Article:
An Ecological and Evolutionary ApproachBook - 2000
TThe science of biogeography asks, and seeks to answer, many varied questions. Why are there so many different kinds of animals and plants? Why are some common and some rare? Why are some widely dispersed and others confined to very limited areas? Why are some habitats and parts of the world so much richer in species than others? How have these patterns of distribution and species richness evolved? The answers to these questions, in as far as they are known, are as diverse and varied as the questions themselves. To approach them it is necessary to understand global patterns of climate, as well as the physical barriers to dispersal presented by oceans, mountain chains and deserts. We need to know how species respond to the presence of competitors, predators and parasites, and how they react when their physical environment alters as climate changes and as continents break up and are set adrift. Most important of all, we need to appreciate the impact of our own species upon all others, placing new demands upon the adaptability of the living world.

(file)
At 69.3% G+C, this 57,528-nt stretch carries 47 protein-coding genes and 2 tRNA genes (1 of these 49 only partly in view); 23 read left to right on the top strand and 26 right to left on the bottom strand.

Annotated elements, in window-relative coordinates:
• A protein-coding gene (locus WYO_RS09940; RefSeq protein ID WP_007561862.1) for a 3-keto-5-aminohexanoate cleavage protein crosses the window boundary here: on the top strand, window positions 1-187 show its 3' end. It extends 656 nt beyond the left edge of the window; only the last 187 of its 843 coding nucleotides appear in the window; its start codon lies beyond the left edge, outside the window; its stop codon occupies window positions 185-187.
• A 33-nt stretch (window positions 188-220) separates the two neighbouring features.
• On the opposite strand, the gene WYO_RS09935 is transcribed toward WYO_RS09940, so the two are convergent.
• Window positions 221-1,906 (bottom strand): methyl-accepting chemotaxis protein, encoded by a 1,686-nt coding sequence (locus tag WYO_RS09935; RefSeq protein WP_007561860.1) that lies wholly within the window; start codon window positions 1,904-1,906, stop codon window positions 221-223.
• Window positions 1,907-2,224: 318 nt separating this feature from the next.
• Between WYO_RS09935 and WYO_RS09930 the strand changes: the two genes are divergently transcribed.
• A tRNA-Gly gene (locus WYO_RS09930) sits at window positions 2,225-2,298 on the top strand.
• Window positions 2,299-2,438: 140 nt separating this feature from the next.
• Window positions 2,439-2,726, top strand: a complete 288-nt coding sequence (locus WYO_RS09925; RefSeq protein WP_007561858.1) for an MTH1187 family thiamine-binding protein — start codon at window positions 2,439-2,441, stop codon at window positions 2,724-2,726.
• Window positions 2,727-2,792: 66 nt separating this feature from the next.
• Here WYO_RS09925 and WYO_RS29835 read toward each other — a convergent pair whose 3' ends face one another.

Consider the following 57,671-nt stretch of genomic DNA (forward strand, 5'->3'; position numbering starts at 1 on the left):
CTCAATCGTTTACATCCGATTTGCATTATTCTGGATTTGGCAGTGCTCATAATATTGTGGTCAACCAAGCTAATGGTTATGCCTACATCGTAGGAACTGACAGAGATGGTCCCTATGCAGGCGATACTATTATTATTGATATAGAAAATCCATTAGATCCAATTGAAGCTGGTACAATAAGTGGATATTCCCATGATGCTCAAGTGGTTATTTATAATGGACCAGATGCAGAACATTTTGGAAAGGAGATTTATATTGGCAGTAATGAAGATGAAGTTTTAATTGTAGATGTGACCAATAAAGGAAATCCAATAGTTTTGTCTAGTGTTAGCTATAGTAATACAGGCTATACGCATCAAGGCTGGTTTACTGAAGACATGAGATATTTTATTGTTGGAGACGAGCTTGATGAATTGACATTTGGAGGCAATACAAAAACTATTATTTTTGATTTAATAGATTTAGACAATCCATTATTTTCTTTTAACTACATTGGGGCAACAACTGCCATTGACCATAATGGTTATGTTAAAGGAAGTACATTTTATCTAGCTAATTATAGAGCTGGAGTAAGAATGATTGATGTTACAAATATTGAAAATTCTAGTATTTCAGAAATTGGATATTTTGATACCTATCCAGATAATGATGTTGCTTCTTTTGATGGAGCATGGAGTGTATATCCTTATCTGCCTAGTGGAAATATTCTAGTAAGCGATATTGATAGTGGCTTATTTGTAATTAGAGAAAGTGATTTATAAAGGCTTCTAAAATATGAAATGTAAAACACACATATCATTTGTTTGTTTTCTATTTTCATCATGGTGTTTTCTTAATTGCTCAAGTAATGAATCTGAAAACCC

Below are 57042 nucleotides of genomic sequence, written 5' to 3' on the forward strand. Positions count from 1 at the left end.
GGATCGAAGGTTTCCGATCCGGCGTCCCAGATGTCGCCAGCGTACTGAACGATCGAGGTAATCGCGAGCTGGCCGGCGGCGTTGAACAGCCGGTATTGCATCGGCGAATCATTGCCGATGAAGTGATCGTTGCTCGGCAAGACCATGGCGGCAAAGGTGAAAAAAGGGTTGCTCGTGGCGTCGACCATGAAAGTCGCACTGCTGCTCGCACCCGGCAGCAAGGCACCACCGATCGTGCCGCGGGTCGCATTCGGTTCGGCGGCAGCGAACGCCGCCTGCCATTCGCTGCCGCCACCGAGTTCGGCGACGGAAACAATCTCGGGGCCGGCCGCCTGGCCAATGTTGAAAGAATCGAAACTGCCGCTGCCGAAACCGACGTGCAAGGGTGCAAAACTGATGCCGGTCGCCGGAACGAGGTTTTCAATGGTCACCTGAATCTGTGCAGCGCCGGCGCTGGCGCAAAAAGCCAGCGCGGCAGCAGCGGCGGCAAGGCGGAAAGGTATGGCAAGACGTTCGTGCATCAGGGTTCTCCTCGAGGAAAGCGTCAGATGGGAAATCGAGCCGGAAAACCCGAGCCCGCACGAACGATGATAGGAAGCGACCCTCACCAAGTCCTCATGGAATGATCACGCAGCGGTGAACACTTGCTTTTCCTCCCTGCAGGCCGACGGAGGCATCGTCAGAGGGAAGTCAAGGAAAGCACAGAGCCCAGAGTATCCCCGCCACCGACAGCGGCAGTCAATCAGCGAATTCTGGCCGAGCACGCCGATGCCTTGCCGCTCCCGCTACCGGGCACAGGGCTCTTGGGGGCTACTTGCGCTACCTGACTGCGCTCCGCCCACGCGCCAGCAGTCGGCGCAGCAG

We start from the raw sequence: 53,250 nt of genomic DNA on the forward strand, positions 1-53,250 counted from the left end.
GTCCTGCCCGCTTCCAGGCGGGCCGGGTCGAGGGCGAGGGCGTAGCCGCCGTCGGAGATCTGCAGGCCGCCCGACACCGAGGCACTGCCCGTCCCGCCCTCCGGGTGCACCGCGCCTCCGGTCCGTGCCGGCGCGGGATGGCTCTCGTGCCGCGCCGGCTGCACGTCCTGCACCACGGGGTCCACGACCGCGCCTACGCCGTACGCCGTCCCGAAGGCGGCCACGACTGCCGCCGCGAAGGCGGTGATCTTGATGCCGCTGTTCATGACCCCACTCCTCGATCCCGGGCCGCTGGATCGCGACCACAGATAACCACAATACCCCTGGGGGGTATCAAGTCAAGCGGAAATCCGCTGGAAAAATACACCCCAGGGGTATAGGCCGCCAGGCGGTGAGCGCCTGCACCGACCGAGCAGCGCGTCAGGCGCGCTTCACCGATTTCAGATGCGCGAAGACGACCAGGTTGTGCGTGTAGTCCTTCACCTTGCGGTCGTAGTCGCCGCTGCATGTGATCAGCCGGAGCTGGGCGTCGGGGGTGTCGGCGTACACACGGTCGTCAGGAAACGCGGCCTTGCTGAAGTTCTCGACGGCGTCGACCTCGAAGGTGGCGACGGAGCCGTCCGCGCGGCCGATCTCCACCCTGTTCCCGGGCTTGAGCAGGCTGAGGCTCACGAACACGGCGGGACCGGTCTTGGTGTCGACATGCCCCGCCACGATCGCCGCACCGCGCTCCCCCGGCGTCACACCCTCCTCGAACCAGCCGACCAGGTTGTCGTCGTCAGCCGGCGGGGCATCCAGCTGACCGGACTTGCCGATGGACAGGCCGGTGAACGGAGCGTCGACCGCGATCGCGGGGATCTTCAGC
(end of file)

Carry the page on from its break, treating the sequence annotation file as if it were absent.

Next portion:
Publisher: Oxford, England : Blackwell Science : 2000
Edition: 6th ed
Branch Call Number: 578.09 C839b
Characteristics: 298p illus